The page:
Anne Marieke van der Wal-Rémy: ‘The Instagram influencer should also be preserved as a historical source’
Anne Marieke van der Wal-Rémy, assistant professor of African History and International Studies, has received a Comenius Teaching Fellow grant of 50,000 euros. She intends to use the grant to set up an online archive of digital primary sources, together with her students. Van der Wal-Rémy: ‘ “Once on the internet, always on the internet” is a much-heard phrase, but it’s not necessarily true.’
The aim of the Comenius Teaching Fellow grant is to bring innovation to education. How are you planning to use the grant?
‘We have been working on renewing the BA African Languages and Cultures for some time now, to bring it more in line with today's Africa and with current debates in society. Together with the Africa Study Center, I’m going to use this grant to create an online archive of digital sources. It will be part of the lecture series "Living Past. Sources and Heritage of African History", and the students will participate. It is a long-term project; students will be able to continue supplementing the archive in the coming years.’
‘I put a lot of time and love into my teaching, but if you want to go the extra mile without having to sacrifice all your other tasks, a grant like this helps enormously. The Comenius Teaching Fellow grant will make it possible for me to hire three student assistants and intensify the collaboration with colleagues from the Africa Studies Center library.’
Why are digital archives so urgently needed?
‘Just like in the rest of the world, an increasing proportion of the population in African countries get their information from social media. Particularly in those areas where traditional mass communication means, such as television cabling or telephone lines, are more scarce, digital communication fills the gap.’
‘Today, the future historical resources that are currently being created, for example on social media and on the internet in a broader sense, are not preserved well enough. This is a problem for the field of history in general, not just for African history. “Once on the internet, always on the internet” is a much heard phrase, but it’s not always the case. There is so much information online that you often can’t see the wood for the trees. At the same time, a lot of information gets deleted. Until recently, it was the norm for political organisations or clubs to meet physically, take pictures of the gathering, make notes on paper, produce yearbooks, you name it. Those sources were kept physically and then somehow found their way to archives or an attic somewhere. But now that people also come together digitally, many resources are being lost.’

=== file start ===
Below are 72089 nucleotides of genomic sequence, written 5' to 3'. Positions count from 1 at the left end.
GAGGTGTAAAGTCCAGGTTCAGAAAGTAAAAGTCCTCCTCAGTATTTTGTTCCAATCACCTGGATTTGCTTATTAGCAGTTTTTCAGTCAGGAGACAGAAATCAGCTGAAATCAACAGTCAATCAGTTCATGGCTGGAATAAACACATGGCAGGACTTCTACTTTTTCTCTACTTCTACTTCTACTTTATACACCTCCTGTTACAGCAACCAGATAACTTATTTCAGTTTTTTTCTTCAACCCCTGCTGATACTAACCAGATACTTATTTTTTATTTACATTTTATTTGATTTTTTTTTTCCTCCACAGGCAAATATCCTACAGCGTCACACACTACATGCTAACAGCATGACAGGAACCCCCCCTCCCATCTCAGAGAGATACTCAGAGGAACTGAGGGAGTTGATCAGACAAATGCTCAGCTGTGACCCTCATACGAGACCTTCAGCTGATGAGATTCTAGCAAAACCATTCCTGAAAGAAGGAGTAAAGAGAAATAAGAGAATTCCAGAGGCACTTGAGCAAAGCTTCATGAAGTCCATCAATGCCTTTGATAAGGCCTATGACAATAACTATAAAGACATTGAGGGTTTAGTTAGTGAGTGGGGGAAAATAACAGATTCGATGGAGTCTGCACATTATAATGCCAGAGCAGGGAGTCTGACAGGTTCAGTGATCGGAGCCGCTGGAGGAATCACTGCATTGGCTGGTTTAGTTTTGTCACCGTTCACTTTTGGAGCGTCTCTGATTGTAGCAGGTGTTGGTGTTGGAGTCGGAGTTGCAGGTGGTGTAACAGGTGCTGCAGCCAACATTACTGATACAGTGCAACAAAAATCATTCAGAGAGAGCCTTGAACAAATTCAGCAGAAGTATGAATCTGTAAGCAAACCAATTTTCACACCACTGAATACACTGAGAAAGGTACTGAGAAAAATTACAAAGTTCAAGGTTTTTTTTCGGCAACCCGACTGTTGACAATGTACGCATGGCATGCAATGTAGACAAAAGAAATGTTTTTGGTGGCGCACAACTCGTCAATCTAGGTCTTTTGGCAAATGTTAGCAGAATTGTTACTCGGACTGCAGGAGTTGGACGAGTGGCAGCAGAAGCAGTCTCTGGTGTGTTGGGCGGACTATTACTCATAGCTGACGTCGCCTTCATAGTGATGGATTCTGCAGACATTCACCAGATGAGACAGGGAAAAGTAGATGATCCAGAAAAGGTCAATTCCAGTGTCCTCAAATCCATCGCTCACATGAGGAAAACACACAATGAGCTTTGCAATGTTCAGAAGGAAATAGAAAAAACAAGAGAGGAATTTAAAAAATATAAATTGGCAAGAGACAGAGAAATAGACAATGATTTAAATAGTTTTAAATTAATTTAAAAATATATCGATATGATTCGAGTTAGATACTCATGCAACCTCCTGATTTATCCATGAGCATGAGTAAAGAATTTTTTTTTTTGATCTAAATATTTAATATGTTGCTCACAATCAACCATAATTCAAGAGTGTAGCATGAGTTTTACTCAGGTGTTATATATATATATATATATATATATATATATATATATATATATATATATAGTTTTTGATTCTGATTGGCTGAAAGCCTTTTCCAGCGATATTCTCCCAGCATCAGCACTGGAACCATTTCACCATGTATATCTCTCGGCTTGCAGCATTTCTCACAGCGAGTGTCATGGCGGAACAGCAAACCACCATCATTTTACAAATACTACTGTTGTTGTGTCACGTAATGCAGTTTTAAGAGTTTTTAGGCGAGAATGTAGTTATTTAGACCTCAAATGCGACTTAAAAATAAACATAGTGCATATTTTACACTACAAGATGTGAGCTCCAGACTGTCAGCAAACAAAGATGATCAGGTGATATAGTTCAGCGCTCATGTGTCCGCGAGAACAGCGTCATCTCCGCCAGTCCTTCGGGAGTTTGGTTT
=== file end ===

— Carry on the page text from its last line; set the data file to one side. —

‘This poses a problem for the historians of the future. How did young people comment on Facebook about certain lifestyles, about political movements? That kind of information is very important for historians. For that reason, I think it’s important that online sources are preserved. I hope to foster an awareness among students of selecting, assessing, evaluating and archiving primary online sources. What do we want to preserve for future generations? What things do we need to consider when we make these decisions? Do people approach digital sources in the same way as physical sources? By raising these questions, I want to involve students in the process of archiving. I don't have a definitive answer to these questions myself, so I hope the series of lectures will be a true journey of discovery both for me and for my students.’
When you talk about online or digital sources, what do you mean by that?
‘For example, a colleague of mine was researching evangelical sermons in Nigeria that are streamed online. After a while the preacher's website became full, and old sermons were removed. That’s a pity, because those sermons may contain a wealth of information for future historians. A digital archive can safeguard such sources. But you can also think of posts from Instagram influencers: they are very informative about how young people experience society.’
‘These online primary sources can then be saved in different ways, for example by taking screenshots or downloading videos. There are still a lot of hurdles to take, such as copyright issues and source labeling. And how do you trace the "author" if a video has been shared by many people? These are questions I would also like to put to the students.’
Do you also see it as a personal mission, as a historian in the present day, to secure historical sources for the future?
‘Certainly. Historians love the past and tend to be less concerned with the future; I’m just as guilty of that as the next person! But if we don’t put effort into such projects, will the future historian have the means to study our current society? Fortunately, historians are increasingly concerned with digitalizing the academic field. But as of now, by far most attention goes to digitalizing existing, physical sources. Of course that is crucial work, because it makes existing collections available faster and more widely, but finding and archiving primary sources originating from the internet is just as important.’
Text: Ifang Bremer
About he Comenius Teaching Fellows programme
The Comenius Teaching Fellows programme gives impetus to educational innovation and is one of the initiatives to use funds that became available when student grants were scrapped in 2017. The Ministry of Education, Culture and Science funds the programme and NWO implements it.
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